We found 11 reviews that match your search for October 1998. Coffees are listed in reverse chronological order by review date. Older reviews may no longer accurately reflect current versions of the same coffee. Click on roaster images to visit roaster websites.
About half the cups of this low-toned but forceful blend hint at the taste defect called bagginess, a flat, ropey taste green coffee acquires when it has not been fully cured before shipping or stored properly. The cups free of defect display a subdued intensity powered by a spicy, edge-of-astringent pungency.
Some cups display a muted but disturbingly hard off-taste, probably a fault in the drying. The clean cups are low-key, sweet, with a pleasant, round earthiness and excellent resonance or dimension.
Some cups of the sample are marred by a slight but distracting hardness, probably a fault in either drying or storage of the green coffee. The untainted cups are gentle, chocolaty and sweet, with a touch, perhaps, of flowers.
It is a measure of this coffee's complexity that every time I returned to the cup it provoked new adjectives. Winy (the favorite), pungent and smoky, vanilla overtones, and in the finish sweetness, prune and chocolate. The body is rather full for a Kenya, and the cup almost shockingly rich. Like all great Kenyas this one keeps shifting and building complexity from first impression through aftertaste.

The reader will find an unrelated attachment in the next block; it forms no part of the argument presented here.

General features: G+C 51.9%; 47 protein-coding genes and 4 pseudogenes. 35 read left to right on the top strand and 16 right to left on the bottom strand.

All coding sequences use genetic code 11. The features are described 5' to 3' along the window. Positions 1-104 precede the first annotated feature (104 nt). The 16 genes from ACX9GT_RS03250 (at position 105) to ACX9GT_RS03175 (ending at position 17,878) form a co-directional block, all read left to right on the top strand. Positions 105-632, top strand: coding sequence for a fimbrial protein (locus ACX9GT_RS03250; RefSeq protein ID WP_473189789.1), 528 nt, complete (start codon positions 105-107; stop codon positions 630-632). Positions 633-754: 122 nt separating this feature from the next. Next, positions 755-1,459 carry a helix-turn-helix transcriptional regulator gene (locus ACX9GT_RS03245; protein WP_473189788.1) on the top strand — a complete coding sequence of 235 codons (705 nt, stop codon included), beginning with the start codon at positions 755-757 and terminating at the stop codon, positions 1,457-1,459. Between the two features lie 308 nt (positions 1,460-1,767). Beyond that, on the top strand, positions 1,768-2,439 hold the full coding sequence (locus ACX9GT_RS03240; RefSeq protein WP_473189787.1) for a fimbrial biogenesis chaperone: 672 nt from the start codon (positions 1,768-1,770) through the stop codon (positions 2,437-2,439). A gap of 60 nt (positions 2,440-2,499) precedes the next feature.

An unusually light-bodied, high-toned Guatemala, distinguished by a clean, bright acidity and sweet flowers in the finish. A hint of sweet spice or perhaps chocolate-toned fruitiness resonates under the flowers.
Restrained, low-toned, rather full-bodied, but not flat. In fact, alive with understated nuance: some tobacco tones, a full, dry spice impression that could be called chocolate; perhaps a hint of fruit or wine in the round finish. The aftertaste leaves a balanced memory of chocolate sweetness and dry tobacco.
A natural, vanilla-toned sweetness distinguishes a low-key but lively profile. Nut and spice notes complicate the vanilla sweetness in the aroma, but by finish and aftertaste the vanilla gently (and pleasingly) dominates. Little range or dimension; the vanilla is the main act.
Floral, fruity tones dominate, modulating to a sweet spiciness in the finish. The fruit reasserts itself in the long aftertaste. The fruitiness flirts with the over-the-top lush taste called ferment, but to my palate remains on the fresh, pleasing side of the fruit-ferment line.
The winy acidity characteristic of Kenyas here is pungent and deep, without a trace of fruit or shimmer of berry. It is possible the coffee has faded a bit in storage. Still, a powerful coffee that offers an interesting twist to the Kenya theme.
The acidity is light and bright with a shimmer of fruit. At the center of the profile a slight pungency is nuanced by dry wine tones. Not much range, but solid dimension and outstanding balance.
It is interesting. The solid, rather simple profile is centered on a deep, mouth-filling, pungent richness. Buried in the pungency is an odd but not unpleasant note that I don't quite remember tasting in coffee: a sort of dry saltiness.